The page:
The Nazca Lines "Needle and Thread" drawing begins at the left
of the figure as a wide beam; the beam is focused to a line as
it moves right the "needle"; the Nazca people then use an
oscillatory motion to delineate the borders of a plateau; and
ends up drawing a spiral, a common motif at ancient sites.
The Nazca or Nasca lines are groups of large line drawings and
figures that appear, from a distance, to be etched into the
earth's surface on the arid Pampa Colorada northwest of the city
of Nazca in southern Peru. Since their discovery in the 1920s,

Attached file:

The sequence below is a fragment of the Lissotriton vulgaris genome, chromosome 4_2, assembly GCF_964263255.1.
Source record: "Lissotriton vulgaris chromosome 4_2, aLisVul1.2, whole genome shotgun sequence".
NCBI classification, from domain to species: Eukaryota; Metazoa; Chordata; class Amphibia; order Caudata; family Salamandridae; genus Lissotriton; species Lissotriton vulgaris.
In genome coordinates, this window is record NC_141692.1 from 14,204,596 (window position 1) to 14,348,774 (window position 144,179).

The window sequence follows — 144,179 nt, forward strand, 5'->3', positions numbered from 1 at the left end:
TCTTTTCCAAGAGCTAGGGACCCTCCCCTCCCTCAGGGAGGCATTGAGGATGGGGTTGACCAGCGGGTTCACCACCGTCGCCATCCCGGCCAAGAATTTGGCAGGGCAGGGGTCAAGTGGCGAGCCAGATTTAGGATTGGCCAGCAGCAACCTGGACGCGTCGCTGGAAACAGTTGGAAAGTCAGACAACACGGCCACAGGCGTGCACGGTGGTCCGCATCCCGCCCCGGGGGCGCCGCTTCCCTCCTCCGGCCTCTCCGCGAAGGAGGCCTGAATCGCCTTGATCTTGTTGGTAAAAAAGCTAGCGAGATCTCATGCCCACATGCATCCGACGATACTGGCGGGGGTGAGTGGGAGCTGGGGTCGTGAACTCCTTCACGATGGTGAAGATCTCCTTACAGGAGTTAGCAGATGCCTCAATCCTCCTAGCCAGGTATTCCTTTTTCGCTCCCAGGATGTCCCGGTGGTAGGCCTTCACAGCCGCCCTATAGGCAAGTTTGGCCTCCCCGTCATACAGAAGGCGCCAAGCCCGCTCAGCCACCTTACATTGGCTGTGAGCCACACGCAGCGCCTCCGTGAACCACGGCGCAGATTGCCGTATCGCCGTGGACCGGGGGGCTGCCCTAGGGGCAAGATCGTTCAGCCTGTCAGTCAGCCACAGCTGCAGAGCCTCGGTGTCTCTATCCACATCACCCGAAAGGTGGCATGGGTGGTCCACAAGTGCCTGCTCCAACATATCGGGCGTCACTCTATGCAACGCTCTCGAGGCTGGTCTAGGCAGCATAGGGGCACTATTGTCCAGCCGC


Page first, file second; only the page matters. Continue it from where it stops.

the lines have been variously interpreted, but their
significance remains largely shrouded in mystery.
The Nazca lines were constructed
more than 2,000 years ago by the people of the Nazca culture (c.
200 BC–AD 600).
Nazca culture: A pre-Incan civilization that
flourished on the southern coast of Peru from about 200
B.C. to about A.D. 600, known for its polychrome vessels
decorated with stylized designs and for the enormous
drawings of geometric and zoomorphic forms etched in the
desert floor 200 miles south of Lima.
The Empire State Building was built in 1931 and is 1,250
feet tall. By comparison the Nazca lines - "Needle and
Thread" (see above) is 2,800 feet long.